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An Outline Introduction to Islam


Orville Boyd Jenkins

A. Qur'an. The Qur'an is believed to be a series of revelations from God which were revealed to Muhammad by the angel Jibril (Gabriel). It is not certain whether Muhammad himself then wrote these down or they were dictated by Muhammad to his secretary. Muhammad's testimony is that he was commanded by the angel to recite what he heard, that is to repeat it. The word qur'an is this verb "recite."

Muslims believe the original Qur'an is a tablet preserved in heaven. The written Qur'an in Arabic is a copy of the true one. Thus to translate the Qur'an into another language is to change its divine wording. The words themselves in Arabic are held to be inspired, the actual words of God himself. This is a major reason why Muslims of all nations and languages memorize large sections of the Qur'an or even the whole Qur'an in Arabic--even though they may not understand the Arabic language.

According to tradition, Muhammad's secretary, Zayd ibn Thabit, gave his notes of the suras (chapters) to Abu Bakr, Muhammad's father-in-law who became the first Kalifah (or Caliph, successor to Muhammad). Abu Bakr gave the notes to Hafsa, the daughter of 'Umar, who later became the second Kalifah. Later the third Kalifah 'Uthman appointed Zayd to prepare an official copy based on this copy. All others were burned. An alternative version of the Qur'an was extant in Kufah, Iraq, until about A.D. 1000.

Muslims use this concept of one version of the Qur'an to strengthen their charges of unreliability of the Bible. They claim that Christians have changed the original Gospel (the one book which was revealed to Jesus). If there is any difference between a gospel account and a Qur'anic account about Jesus, for instance, the answer is that the Gospel was changed and the Qur'an conveys the correct version. The Apocryphal Gospel of Barnabas seems to be the book Muslims consider to be the original Gospel of Jesus. However, historical-critical studies of the Bible affirm the reliability of Christian scriptures and extreme care in transmission. The texts discovered at Qumran include a 1000-year-old copy of Isaiah, intact and identical to the text being used in the twentieth century.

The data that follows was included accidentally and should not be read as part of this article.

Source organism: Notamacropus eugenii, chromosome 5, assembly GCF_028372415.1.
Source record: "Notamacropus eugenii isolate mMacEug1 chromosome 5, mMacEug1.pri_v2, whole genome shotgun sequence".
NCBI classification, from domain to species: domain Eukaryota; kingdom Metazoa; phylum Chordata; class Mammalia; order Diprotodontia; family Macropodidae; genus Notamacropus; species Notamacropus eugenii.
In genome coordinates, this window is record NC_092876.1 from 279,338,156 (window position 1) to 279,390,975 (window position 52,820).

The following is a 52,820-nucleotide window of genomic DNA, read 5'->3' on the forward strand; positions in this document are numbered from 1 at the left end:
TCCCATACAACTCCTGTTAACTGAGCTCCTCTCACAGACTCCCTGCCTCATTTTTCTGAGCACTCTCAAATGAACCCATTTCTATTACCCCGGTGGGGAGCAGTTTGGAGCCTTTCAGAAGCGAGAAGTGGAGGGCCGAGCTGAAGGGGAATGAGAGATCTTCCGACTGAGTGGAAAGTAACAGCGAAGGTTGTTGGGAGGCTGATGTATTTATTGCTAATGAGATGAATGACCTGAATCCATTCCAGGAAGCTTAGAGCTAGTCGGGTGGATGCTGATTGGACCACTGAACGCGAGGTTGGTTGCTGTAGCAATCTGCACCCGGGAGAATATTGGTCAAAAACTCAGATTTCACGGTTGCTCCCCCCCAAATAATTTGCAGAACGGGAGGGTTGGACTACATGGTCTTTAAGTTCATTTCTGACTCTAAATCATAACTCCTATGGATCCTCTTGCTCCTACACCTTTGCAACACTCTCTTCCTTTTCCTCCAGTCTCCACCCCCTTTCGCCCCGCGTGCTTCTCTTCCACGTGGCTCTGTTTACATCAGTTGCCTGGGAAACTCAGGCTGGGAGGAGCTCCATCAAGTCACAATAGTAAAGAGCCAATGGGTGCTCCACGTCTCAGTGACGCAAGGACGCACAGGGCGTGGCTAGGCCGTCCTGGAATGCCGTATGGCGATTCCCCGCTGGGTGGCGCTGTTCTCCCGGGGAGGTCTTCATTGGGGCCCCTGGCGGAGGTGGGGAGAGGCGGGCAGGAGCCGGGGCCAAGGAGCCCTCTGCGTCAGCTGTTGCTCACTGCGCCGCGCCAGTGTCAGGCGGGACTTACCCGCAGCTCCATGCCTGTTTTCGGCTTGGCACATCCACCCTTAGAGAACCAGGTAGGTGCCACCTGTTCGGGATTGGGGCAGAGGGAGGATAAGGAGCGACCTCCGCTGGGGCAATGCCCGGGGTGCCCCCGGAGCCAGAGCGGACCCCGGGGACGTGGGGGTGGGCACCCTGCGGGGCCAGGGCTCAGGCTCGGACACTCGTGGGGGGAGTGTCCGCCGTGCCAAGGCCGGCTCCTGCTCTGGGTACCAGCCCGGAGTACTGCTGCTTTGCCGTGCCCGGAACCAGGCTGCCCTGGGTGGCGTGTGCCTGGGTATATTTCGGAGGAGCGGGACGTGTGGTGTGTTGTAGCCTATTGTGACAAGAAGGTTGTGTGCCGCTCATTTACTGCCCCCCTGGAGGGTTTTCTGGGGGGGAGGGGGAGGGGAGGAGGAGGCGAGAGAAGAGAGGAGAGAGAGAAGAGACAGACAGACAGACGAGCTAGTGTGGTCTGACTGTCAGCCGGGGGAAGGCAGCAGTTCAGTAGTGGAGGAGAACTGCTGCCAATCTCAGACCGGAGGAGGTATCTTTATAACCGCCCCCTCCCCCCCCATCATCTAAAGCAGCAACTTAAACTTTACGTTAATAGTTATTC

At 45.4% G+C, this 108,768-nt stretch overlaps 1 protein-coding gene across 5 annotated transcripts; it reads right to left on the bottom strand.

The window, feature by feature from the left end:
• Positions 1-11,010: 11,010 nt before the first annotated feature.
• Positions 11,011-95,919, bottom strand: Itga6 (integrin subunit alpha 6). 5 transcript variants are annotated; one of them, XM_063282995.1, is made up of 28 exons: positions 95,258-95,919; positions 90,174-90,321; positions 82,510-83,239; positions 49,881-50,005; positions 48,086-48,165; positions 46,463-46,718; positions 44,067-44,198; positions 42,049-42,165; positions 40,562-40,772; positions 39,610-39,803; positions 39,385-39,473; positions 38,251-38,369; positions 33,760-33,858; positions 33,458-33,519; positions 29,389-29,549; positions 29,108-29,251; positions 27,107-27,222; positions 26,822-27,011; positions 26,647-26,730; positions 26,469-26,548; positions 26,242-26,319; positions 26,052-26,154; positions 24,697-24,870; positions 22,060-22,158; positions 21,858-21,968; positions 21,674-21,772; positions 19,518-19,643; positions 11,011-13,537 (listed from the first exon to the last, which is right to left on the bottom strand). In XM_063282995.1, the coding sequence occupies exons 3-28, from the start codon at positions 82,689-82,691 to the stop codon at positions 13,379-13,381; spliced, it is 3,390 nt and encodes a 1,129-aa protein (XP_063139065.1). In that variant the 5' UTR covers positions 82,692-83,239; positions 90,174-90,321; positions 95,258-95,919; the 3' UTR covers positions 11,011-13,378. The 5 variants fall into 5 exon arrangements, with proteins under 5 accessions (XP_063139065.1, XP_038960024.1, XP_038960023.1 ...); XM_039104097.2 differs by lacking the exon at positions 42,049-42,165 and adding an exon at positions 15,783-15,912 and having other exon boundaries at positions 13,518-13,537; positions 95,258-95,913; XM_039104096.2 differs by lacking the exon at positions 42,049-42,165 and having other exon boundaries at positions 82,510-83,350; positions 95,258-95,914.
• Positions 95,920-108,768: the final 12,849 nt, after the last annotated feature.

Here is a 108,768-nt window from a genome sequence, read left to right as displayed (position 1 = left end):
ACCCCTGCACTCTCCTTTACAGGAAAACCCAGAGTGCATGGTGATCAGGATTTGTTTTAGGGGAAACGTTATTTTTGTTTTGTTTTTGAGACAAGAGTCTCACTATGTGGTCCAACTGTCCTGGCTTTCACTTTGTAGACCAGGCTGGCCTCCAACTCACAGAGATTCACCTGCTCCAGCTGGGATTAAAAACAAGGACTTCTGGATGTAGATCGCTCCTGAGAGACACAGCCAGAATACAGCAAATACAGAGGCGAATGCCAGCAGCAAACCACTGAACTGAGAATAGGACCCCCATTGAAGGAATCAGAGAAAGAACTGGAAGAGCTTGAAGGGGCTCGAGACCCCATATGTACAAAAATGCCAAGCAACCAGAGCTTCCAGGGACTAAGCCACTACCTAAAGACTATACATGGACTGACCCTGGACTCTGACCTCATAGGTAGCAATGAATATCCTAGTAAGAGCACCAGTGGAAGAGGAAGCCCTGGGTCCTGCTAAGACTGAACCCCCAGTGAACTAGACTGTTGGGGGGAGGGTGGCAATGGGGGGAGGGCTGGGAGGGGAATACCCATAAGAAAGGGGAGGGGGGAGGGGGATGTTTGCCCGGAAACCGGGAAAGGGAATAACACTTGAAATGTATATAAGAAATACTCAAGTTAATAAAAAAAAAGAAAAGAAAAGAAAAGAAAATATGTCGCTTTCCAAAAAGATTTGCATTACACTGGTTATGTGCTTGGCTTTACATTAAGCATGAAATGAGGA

B. Hadith. The hadith are oral traditions collected after Muhammad's death, from witnesses. Some of these fill in the early history, or provide "clarifications" of Qur'an. These were collected in order to sort through the conflicting stories and claims about what Muhammad taught or about events in the prophet's life. Qualifications were established to evaluate the traditions.

These traditions might be comparable to the apochryphal gospels and apochryphal epistles of the early Christian era. These were rejected from the canon of scripture which was finally agreed upon at the end of the fourth century, but they offer some insights and comparisons for background. The writing of the "Church Fathers" might play a similar role.